|The Terror That is Written and Bound
A Call of Cthulhu: The Card Game spotlight by guest writer Marius Hartland
|Call of Cthulhu LCG | Published 03 February 2012||Rating||8 votes|
All the tribes made medicine against Yig when the corn harvest came. They gave him some corn, and danced in proper regalia to the sound of whistle, rattle, and drum. They kept the drums pounding to drive Yig away, and called down the aid of Tiráwa, whose children men are, even as the snakes are Yig’s children.
–H.P. Lovecraft, The Curse of Yig
While you plan your strategy, you can look at your game as a straight line, from Point A to Point B, traveled at whatever tempo your deck can manage. It’s a simple picture: You start at the beginning, you know your goal, and you try to reach it as fast as possible. However, in Call of Cthulhu: The Card Game, things often become a little more involved. Dealing with multi-dimensional beings means your actual strategy may hit a series of curves, and you have to find the shortest road through multidimensional space.
Sometimes, your strategy wants you to focus–focus all your efforts towards a single story, focus building up one large domain, or concentrate on winning the struggles associated with one particular icon. Other times, you’ll plan to spread out in order to take multiple stories at once, using multiple domains and fielding an eclectic mixture of icons on the table to deal with a wide variety of threats.
And while you consider icons, there is yet another dimension to take into account. While a character normally has a defined amount of any particular icon, some characters take this concept right out of the Euclidian geometry of your standard strategical matrix and force you to reconsider their effectiveness when they add what are called “Booster Icons.”
Booster Icons are the large struggle icons featured in the text area of a card. While they don’t actually help the character win at the associated struggle, Booster Icons add extra struggles to the story, making those icons more relevant to your characters. They’re even better when the character is really good at the struggle he is boosting; otherwise the Booster Icons may backfire.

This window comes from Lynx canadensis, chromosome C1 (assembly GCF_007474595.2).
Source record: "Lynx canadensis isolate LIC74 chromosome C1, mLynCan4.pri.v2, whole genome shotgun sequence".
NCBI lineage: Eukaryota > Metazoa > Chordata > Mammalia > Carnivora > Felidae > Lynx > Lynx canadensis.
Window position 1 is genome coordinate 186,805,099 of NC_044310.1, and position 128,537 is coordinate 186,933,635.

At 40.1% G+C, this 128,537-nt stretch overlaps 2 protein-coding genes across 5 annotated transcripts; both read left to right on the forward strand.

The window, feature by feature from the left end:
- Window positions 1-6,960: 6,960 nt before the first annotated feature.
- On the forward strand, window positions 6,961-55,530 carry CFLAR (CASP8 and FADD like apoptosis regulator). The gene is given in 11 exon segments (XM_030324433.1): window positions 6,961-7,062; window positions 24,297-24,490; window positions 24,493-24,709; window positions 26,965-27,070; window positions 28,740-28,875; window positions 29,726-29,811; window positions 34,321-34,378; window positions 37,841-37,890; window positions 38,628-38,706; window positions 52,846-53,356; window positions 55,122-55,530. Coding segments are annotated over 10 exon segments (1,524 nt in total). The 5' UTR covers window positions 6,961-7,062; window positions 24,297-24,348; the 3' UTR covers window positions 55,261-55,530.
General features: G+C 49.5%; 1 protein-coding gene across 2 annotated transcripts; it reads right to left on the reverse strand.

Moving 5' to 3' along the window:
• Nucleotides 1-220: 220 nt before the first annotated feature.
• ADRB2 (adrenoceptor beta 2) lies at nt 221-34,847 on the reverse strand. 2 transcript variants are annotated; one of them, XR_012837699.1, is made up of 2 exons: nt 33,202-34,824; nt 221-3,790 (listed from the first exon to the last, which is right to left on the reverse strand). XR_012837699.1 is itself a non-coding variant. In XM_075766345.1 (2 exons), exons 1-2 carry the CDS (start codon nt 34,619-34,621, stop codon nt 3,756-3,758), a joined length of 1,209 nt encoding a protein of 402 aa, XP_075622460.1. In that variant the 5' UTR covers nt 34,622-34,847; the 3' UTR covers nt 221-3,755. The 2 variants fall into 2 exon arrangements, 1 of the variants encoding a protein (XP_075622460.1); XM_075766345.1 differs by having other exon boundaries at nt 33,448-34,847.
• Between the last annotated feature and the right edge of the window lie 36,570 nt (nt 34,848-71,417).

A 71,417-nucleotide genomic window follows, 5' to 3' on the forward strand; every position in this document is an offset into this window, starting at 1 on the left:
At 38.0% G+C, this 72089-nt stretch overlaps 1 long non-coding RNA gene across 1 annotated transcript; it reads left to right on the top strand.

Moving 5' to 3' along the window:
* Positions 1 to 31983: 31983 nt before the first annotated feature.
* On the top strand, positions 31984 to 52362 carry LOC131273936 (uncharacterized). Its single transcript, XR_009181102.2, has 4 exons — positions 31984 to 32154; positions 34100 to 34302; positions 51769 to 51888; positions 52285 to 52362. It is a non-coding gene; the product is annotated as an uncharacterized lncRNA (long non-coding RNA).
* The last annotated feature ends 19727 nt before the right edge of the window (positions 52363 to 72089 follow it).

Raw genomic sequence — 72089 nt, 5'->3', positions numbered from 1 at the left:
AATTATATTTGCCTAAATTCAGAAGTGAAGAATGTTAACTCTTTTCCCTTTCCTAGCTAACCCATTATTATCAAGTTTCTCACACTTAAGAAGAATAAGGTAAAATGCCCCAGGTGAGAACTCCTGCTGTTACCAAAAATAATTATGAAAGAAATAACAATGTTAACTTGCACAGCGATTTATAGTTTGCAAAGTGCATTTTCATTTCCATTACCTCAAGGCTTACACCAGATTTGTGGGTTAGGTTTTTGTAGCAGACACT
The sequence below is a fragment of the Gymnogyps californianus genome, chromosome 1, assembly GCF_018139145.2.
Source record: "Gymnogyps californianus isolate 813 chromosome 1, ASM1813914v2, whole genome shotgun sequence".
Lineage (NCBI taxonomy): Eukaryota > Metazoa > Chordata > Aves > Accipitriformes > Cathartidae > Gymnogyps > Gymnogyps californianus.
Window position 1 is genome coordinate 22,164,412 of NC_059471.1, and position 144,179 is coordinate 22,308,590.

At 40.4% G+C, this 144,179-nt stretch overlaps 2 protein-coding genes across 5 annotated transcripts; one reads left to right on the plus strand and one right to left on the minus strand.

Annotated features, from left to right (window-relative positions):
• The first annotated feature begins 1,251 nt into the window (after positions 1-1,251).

This brings us to Lucas Corn (Written and Bound, 10) who forces your opponent to answer the question, “Can I deal with three Terror struggles in a row while my opponent’s character has three Terror icons?” And Lucas Corn forces this question for free. That’s rather powerful, especially when fighting decks that are low on Terror icons themselves and don’t have much access to Willpower. He can even enter play on turn one, and if you also play The Enchanted Wood (In Memory of Day, 37), you force your opponent to address these new concerns without the intrinsic protection Terror icons normally provide.
Scarecrow scares the characters away
Sure, your opponent can decide that Lucas Corn’s mere presence is too problematic and pitch a character from his hand to shuffle him back into the deck. However, in this case, Lucas becomes a form of pre-emptive character removal, which is also good. You know Lucas Corn will be back to haunt your opponent, eventually, and later can come quite a bit earlier when you have a Summoning Circle (Terror of the Tides, 74) at your disposal. The zero in his cost means that just exhausting the Circle is enough to bring him back, at which point your opponent can try get rid of him again. But if your opponent enters that race, he’ll probably run out of characters faster than you can activate the Circle. Eventually, your opponent will have to deal with Mr. Corn.
Blunt instruments and bags of tricks
Lucas Corn’s skill of zero is somewhat risky. A Shotgun Blast (Core Set, 16) can take him out for free. Then again, he’s also free for Unspeakable Resurrection (Core Set, 119). The fact he’s aligned to Shub-Niggurath means it’s easy for him to be reborn time and again in the Shadowed Woods (Core Set, 133)… once again, for free.
While his lack of skill also means he can’t claim success tokens on his own, he makes an excellent support character for the rest of your ghouls, monsters, and cultists. If all else fails, you can consecrate an Altar of the Blessed (Core Set, 135) to provide him just enough skill to matter.
In the end, you can find plenty of tricks for a character who’s free to play, even if those tricks may simply force your opponent into a bind as he chooses whether to confront the newfound terror or to buy him off and send him back to whatever dimension from whence he came.
Look for Lucas Corn to terrify investigators, faculty, and cultists alike when he seeks the secrets of Written and Bound.
Based on the fiction of H.P. Lovecraft and his literary circle, Call of Cthulhu: The Card Game takes two players deep into the Cthulhu Mythos where investigators clash with the Ancient Ones and Elder Gods for the fate of the world. The Living Card Game format allows players to customize their gaming experience with monthly Asylum Pack expansions to the core game.